Fallston Group

The Traveler’s Safety Guide

10 Safety Tips for Traveling Alone

You’re ready for your next trip. Your ticket is bought and bags packed; you haven’t forgotten your toothbrush, phone charger, or a snack for the road. Whether you are traveling for business or for leisure, if you are unaccompanied, you must take extra precaution. Make sure you are ultimately prepared by remembering these travel safety tips:

1. Find a safe place to stay. It is important to find somewhere with a decent amount of public places around so you do not have to walk or drive far by yourself. Also, learn about the area before you go, it will help you get around quicker and avoid any dangerous places. This is also very important for women because if it is obvious to a predator that a woman does not know the area, she will appear more vulnerable and be considered an easy target. Feel free to contact the local police department who can lend some perspective about the safety of your areas of travel.

2. Be a moving target. When you finally arrive at your destination, do not linger around the airport. Going from point A to point B with purpose will make you less of a target because you will not be in one spot long enough for someone to plan an attack. Try your best to act like you know exactly where you are. Since you studied the area before you left or reviewed a map, get to the closest rental car center or wave a taxi so you can go immediately to the hotel.

3. Always valet. Once you arrive at the hotel, use valet parking, if available. This way, you will never have to walk to and from your car alone. If there is no valet service, park as close to the front entrance as possible in a well-lit area.

4. Keep it mysterious. When you register in the hotel, do not to write your full name; instead, put your first initial or write “Mr. and Mrs.” If the hotel clerk says your room number out loud, you should politely request a new one and ask them not to say your room number out loud again. When walking to your room, be certain there is no one following or attempting to see where you are staying, specifically.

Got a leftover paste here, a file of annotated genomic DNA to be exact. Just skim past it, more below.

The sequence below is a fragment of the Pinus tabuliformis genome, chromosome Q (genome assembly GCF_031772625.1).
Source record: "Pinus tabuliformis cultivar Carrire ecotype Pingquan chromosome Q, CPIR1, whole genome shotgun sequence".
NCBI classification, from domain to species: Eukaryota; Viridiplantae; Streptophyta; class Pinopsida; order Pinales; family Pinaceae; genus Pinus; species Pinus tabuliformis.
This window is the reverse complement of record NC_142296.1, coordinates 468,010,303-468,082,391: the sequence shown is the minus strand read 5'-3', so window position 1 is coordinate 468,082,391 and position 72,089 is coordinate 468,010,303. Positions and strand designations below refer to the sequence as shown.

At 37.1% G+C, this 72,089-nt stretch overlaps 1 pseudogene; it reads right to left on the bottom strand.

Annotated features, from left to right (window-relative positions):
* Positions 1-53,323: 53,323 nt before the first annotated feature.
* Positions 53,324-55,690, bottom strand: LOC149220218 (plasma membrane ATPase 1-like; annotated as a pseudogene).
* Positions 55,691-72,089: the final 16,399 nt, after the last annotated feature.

5. Know the escape route. Make sure you are aware of how many exits there are and their location in case of an emergency. Do not be shy about asking the hotel what their safety drills are for fires, storms or extended power outages. It is important to know exactly how to evacuate your room rather than trying to guess. And, in the event of an emergency, always utilize stairwells.

6. Carry an “empty” purse. Be careful not to carry too much cash; only bring what you think is necessary for the trip. Try to place your credit cards and other important items somewhere other than a purse. If it is stolen, you will not have to worry about cancelling your credit cards or loosing valuables. Be sure to utilize the vault/safe in your hotel; it is there for a reason.

7. Keep your door locked. Even if you are in the hotel room for just 10 minutes or quickly stepping out for ice, be sure the door is locked at all times. Be absolutely positive you know who is on the other side of the door before you open it. If you suspect it is a staff member of the hotel, you should call the front office and verify.

8. Never reveal you are alone. If someone asks you if you need help with directions you could say, “We know where we are, but thank you!” or if they ask if it is your first time here say, “We come here often, it’s great!” This way you show that you are not alone and you know where you are going.

9. Don’t give out too much information. If you meet new people, do not tell them where you are staying. If they want to spend time together and you believe they are not a threat, be sure to meet in a public place. If they are truly honest people, without a hidden agenda, they won’t mind.

10. Use self-defense. In case someone does try to hurt you, it would be helpful to know a few self-defense moves. This is extremely important for women because typically men are stronger and would probably be able to overpower you if you do not know how to defend yourself. Carrying then properly using pepper spray could one day prove to be a life saver.

Emergencies and accidents happen. If you are traveling alone, follow your instincts to protect yourself. Many people, when placed in an uncomfortable or emergent situation, you may not be able to think clearly. That is why it is important to take precautionary measures to ensure you are making smart, safe decisions in unfamiliar places.

For more information about personal safety, please contact the Fallston Group at info@fallstongroup.com or call 410.420.2001. The Fallston Group works with people and organizations to help them prepare for, navigate through or recover from issues of adversity and crisis.

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